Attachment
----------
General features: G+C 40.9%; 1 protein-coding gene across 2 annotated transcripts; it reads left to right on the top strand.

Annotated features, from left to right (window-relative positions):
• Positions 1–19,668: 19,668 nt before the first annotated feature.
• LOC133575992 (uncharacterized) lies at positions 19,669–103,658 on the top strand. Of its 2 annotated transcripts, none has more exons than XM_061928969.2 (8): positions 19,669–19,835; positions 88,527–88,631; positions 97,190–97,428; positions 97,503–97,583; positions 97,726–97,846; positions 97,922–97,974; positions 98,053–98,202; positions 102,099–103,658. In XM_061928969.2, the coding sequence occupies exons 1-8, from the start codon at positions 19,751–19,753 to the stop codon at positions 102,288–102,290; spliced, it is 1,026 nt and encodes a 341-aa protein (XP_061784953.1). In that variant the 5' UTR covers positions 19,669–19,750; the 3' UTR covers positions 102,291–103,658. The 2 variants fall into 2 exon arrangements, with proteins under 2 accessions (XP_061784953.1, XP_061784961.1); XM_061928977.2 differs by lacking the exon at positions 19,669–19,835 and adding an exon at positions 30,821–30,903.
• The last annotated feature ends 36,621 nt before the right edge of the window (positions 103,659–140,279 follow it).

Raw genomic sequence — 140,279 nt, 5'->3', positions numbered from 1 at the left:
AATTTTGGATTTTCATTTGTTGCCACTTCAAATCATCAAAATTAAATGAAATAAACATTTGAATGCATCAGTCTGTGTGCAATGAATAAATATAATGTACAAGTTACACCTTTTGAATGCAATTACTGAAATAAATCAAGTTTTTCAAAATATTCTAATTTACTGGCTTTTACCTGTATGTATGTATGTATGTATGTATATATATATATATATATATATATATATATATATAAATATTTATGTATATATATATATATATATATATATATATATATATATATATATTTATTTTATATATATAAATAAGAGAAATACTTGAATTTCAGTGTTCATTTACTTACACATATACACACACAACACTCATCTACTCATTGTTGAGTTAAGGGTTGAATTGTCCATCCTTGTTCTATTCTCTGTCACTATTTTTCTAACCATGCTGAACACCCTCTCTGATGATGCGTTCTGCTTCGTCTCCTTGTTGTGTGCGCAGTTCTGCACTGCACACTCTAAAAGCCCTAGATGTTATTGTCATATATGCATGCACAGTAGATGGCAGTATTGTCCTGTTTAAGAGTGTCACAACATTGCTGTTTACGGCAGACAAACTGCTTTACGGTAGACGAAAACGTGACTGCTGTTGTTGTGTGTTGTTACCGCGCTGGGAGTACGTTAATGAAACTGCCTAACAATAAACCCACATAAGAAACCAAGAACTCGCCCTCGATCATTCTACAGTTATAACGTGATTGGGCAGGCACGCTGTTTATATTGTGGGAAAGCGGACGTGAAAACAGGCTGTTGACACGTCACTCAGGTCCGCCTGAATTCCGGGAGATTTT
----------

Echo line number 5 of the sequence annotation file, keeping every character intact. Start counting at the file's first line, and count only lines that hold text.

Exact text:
• The last annotated feature ends 36,621 nt before the right edge of the window (positions 103,659–140,279 follow it).